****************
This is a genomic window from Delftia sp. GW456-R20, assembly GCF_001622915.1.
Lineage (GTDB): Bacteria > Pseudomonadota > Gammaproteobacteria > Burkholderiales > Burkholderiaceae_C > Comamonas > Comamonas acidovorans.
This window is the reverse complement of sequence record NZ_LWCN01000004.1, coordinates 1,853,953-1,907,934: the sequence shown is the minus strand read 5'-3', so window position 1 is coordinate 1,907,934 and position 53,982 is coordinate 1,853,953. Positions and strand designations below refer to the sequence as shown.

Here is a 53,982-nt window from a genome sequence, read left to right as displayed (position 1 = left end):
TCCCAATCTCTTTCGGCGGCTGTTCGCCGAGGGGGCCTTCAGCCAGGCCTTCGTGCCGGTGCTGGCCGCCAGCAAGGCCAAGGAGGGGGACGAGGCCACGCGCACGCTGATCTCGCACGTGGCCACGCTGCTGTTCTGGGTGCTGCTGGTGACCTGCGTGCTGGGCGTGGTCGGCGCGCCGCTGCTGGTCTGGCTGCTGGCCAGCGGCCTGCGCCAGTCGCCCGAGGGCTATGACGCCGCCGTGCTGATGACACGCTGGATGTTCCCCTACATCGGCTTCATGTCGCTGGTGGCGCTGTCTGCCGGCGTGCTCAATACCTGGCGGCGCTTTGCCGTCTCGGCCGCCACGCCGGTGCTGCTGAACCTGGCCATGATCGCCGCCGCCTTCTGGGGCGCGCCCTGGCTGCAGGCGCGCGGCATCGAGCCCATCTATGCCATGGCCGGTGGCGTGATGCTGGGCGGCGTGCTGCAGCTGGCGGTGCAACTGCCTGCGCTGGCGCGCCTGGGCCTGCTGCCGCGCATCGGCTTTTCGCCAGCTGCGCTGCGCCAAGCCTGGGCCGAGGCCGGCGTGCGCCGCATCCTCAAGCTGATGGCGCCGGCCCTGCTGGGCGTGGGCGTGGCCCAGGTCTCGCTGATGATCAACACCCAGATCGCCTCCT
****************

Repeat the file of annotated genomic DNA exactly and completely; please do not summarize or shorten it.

This is a genomic window from Delftia sp. GW456-R20, assembly GCF_001622915.1.
Lineage (GTDB): Bacteria > Pseudomonadota > Gammaproteobacteria > Burkholderiales > Burkholderiaceae_C > Comamonas > Comamonas acidovorans.
This window is the reverse complement of sequence record NZ_LWCN01000004.1, coordinates 1,853,953-1,907,934: the sequence shown is the minus strand read 5'-3', so window position 1 is coordinate 1,907,934 and position 53,982 is coordinate 1,853,953. Positions and strand designations below refer to the sequence as shown.

Here is a 53,982-nt window from a genome sequence, read left to right as displayed (position 1 = left end):
TCCCAATCTCTTTCGGCGGCTGTTCGCCGAGGGGGCCTTCAGCCAGGCCTTCGTGCCGGTGCTGGCCGCCAGCAAGGCCAAGGAGGGGGACGAGGCCACGCGCACGCTGATCTCGCACGTGGCCACGCTGCTGTTCTGGGTGCTGCTGGTGACCTGCGTGCTGGGCGTGGTCGGCGCGCCGCTGCTGGTCTGGCTGCTGGCCAGCGGCCTGCGCCAGTCGCCCGAGGGCTATGACGCCGCCGTGCTGATGACACGCTGGATGTTCCCCTACATCGGCTTCATGTCGCTGGTGGCGCTGTCTGCCGGCGTGCTCAATACCTGGCGGCGCTTTGCCGTCTCGGCCGCCACGCCGGTGCTGCTGAACCTGGCCATGATCGCCGCCGCCTTCTGGGGCGCGCCCTGGCTGCAGGCGCGCGGCATCGAGCCCATCTATGCCATGGCCGGTGGCGTGATGCTGGGCGGCGTGCTGCAGCTGGCGGTGCAACTGCCTGCGCTGGCGCGCCTGGGCCTGCTGCCGCGCATCGGCTTTTCGCCAGCTGCGCTGCGCCAAGCCTGGGCCGAGGCCGGCGTGCGCCGCATCCTCAAGCTGATGGCGCCGGCCCTGCTGGGCGTGGGCGTGGCCCAGGTCTCGCTGATGATCAACACCCAGATCGCCTCCT